Tuesday, May 24, 2011
Translation of our Holy Father Dominic
2 Timothy 4:1-8 / Matthew 5:13-19
We are right to care about last wills and testaments. How someone wants to dispose of his goods after his death, how he wants his legacy to continue, should not be set lightly aside simply because a man is now dead and buried, alive perhaps unto God through Jesus Christ our Lord, but not reliably able to make his will known in this vale of tears. Indeed, we are generally and rightly disheartened by attempts to manipulate the will of one who has died, whether by contesting a legitimate will out of greed or conniving to have someone less than competent produce a final will before his death that does not represent his true or best desires.
So, this celebration by the Order of Preachers may well seem more than a little out of place. Saint Dominic, after all, was quite clear to the brethren. He wanted to be buried "under the feet of his brothers" in the choir at the convent of San Nicolò delle Vigne, and so indeed he was. However, not long after his death on 6 August 1221, his successor, Jordan of Saxony, ordered in 1233 that the body of the founder of the Order of Preachers be put in a simple, but public marble sarcophagus, located in the main church for public veneration. Nor was that the last departure from Dominic's wishes. Given the large crowds, and so as to make the holy founder's relics more accessible, a shrine was erected in 1267, decorated by the great artist Nicola Pisano, and then embellished over the centuries, including additions by Michelangelo and Filippino Lippi. The final Arca di San Domenico, while lovely to behold, and not simply for the friars of the Order of Preachers, but for the faithful in Bologna and from across the world, is without a doubt a refusal to follow the dying wishes of Saint Dominic himself.
Yet, in many ways, this translation of Dominic's relics from the floor of the choir under the feet of the brethren to a public and adorned space for the veneration and inspiration of the faithful echoes a pattern seen throughout Dominic's life. From his very first voyage out of Spain, Dominic had been seized with a desire to live as a missionary, and such was never his lot. Again and again, Dominic was asked by the friars of the Order he founded to remain their Master, and again and again Dominic yielded to their wishes. He knew that there was a wisdom in the brethren gather together in prayer greater than his own preferences and desires. He knew his obligation was not to follow merely his best ideas of how to fulfill the Lord's command, but rather, guided by the common good of the Order and the Church, to preach the word and be instant in season, out of season. It was in this way, in yielding to his deeper desire to serve the Gospel, that Dominic, never a foreign missionary, was able to say with joy and without regret, along with Saint Paul: I have fought a good fight, I have finished my course, I have kept the faith.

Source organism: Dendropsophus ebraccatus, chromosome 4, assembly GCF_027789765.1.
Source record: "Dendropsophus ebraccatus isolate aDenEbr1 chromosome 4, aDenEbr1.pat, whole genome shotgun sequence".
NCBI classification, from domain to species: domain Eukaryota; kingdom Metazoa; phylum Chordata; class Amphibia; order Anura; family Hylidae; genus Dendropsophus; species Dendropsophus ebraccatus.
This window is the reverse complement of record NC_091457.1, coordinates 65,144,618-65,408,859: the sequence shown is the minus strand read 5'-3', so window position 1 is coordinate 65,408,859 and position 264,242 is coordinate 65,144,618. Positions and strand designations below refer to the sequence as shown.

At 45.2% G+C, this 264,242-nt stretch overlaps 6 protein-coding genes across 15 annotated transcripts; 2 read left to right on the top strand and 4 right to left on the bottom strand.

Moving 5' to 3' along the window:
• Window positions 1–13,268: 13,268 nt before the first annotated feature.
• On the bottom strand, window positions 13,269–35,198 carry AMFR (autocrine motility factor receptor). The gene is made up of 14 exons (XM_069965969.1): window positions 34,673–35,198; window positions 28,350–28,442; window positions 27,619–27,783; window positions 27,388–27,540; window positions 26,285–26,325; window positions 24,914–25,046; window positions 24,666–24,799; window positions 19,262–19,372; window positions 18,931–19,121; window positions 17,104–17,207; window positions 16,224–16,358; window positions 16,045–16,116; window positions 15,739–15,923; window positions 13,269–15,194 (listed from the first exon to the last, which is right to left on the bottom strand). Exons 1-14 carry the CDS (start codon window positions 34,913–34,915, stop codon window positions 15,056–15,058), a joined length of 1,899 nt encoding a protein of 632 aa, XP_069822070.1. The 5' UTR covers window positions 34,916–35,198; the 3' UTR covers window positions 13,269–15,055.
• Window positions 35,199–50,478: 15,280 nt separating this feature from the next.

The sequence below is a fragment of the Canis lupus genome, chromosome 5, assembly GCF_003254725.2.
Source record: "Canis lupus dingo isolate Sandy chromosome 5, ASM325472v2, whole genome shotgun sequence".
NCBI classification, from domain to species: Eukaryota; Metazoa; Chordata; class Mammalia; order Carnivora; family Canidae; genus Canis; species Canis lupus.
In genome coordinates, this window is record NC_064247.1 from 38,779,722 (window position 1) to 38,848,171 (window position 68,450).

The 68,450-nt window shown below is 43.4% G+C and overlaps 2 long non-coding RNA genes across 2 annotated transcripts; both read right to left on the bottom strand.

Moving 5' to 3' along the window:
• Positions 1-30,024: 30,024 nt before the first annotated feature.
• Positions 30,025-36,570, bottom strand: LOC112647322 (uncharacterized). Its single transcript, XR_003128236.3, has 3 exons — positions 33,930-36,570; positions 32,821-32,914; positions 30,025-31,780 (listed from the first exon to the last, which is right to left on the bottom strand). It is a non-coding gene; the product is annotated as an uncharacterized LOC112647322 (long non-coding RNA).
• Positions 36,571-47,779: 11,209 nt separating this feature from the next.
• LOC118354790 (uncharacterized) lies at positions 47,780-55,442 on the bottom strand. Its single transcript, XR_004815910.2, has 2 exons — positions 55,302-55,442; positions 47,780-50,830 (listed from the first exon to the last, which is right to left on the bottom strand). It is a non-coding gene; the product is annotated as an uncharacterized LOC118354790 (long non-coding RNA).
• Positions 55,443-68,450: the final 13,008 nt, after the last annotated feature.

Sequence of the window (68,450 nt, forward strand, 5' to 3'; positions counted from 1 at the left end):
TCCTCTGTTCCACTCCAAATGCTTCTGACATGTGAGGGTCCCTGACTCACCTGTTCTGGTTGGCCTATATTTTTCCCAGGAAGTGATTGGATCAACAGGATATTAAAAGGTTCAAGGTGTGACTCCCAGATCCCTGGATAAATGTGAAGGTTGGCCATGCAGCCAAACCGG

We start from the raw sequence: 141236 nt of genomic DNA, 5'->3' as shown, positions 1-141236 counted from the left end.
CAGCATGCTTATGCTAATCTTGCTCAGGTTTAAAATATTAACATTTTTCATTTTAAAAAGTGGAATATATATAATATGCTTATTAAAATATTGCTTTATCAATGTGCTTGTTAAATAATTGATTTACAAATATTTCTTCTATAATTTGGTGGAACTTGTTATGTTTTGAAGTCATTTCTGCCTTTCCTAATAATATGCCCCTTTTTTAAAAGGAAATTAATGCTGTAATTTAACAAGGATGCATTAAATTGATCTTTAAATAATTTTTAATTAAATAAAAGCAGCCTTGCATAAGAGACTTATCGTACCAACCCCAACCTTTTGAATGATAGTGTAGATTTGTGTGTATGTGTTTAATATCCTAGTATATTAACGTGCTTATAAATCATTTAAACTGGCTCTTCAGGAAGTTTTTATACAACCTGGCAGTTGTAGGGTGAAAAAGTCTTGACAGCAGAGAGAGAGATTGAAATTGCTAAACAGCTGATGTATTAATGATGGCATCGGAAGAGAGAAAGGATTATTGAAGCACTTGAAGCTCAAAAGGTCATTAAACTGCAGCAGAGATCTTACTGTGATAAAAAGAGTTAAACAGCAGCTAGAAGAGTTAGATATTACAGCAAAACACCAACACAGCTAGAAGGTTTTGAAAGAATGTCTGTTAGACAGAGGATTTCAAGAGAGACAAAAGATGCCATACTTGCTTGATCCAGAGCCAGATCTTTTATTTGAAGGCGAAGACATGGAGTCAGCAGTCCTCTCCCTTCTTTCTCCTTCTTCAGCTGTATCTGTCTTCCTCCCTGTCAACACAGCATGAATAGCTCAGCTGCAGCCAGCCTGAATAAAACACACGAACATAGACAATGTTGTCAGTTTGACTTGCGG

And what was this wisdom of the brethren? The brothers knew that, however holy the Order of Preacher may be collectively, it needed not only the structures and constitutions set up by Saint Dominic, nor even merely his example as something past, but, as he himself promised on his deathbed, it needed his help from heaven even now, which would be of more use to them than his presence here on earth. In other words, they saw that his earthly desire to decline, to be out of the public eye, to remain humbly with the brethren, needed to be refused even as they had refused his desire to cease leading the Order as its Master. Let your light so shine before men, that they may see your good works, and glorify your Father, who is in heaven. The brethren knew that the Church needed not only the Order Dominic founded, not merely a share in his charism and mission, but they needed him, his personal presence, to accompany them in their preaching and teaching, instructing and exhorting, arguing and cajoling, until and even into that time when men will no longer listen to sound teaching. It is Dominic, the man, the saint, the Light of the Church, Doctor of Truth, Rose of Patience, Ivory of Chastity, who would be with then and endure as a faithful witness for all eternity.
Laudes ergo Dominico personemus mirifico, voce plena
Clama petens suffragia, ejus sequens vestigia, plebs egena.
Sed tu Pater pie, bone, pastor gregis, et patrone, prece semper sedula,
Apud curiam summi Regis, derelicti vices gregis commenda per sæcula.